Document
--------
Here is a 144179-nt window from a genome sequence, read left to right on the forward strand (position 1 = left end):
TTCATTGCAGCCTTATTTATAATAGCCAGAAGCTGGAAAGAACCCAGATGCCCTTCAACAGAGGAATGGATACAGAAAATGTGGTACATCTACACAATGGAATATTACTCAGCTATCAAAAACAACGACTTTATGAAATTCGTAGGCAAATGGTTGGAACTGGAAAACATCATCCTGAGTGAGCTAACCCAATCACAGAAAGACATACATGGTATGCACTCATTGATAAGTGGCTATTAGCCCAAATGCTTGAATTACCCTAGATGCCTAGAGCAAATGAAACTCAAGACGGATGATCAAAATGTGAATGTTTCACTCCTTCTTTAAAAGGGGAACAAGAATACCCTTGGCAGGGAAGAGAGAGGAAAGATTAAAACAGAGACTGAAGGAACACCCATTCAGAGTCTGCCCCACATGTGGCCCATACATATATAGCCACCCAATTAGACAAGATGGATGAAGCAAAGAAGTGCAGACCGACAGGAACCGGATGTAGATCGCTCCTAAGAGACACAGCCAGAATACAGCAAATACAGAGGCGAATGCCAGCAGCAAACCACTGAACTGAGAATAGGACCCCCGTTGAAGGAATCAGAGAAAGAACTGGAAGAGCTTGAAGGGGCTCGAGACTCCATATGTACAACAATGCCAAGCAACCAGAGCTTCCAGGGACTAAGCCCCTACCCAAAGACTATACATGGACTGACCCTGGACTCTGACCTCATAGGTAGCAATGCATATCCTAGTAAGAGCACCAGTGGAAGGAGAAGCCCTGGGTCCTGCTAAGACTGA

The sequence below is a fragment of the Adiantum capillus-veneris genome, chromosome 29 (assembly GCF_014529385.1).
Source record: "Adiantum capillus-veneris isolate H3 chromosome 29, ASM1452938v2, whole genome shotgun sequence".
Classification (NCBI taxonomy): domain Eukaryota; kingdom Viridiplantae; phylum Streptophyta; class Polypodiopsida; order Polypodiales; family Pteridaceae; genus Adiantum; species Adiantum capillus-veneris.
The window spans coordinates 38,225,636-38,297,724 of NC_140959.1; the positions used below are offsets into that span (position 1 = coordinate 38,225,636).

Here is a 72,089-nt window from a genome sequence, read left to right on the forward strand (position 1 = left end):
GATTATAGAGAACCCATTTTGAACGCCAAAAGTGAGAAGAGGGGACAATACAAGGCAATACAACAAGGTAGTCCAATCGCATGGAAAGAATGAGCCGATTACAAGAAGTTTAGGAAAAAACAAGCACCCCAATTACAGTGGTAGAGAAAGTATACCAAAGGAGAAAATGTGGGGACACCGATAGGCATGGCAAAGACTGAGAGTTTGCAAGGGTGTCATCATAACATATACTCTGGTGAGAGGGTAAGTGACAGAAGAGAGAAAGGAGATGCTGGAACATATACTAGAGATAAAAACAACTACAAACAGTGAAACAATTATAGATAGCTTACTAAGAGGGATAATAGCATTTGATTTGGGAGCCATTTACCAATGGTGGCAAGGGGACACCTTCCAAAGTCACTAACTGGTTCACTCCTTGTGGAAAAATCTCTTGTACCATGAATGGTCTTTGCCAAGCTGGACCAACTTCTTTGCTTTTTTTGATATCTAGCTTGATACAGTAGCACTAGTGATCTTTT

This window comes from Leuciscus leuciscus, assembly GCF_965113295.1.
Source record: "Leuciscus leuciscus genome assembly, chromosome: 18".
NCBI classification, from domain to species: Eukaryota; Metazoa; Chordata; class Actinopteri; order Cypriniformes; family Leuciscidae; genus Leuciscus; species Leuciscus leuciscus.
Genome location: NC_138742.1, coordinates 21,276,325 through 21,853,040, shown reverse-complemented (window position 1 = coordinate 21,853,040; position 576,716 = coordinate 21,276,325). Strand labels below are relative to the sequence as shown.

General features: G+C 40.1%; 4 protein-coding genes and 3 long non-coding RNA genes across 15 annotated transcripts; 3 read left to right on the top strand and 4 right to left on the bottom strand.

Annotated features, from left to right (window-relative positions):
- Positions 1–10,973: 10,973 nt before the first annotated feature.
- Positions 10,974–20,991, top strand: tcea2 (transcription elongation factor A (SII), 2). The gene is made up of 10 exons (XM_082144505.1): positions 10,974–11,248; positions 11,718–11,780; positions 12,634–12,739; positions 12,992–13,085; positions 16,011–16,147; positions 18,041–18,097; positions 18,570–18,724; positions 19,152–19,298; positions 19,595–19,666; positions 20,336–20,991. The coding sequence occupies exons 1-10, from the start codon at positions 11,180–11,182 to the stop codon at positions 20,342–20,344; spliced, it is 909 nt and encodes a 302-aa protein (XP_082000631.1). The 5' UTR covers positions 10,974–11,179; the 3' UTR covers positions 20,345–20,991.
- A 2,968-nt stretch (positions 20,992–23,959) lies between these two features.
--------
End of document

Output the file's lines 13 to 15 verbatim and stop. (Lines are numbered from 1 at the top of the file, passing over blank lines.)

General features: G+C 40.1%; 4 protein-coding genes and 3 long non-coding RNA genes across 15 annotated transcripts; 3 read left to right on the top strand and 4 right to left on the bottom strand.

Annotated features, from left to right (window-relative positions):
- Positions 1–10,973: 10,973 nt before the first annotated feature.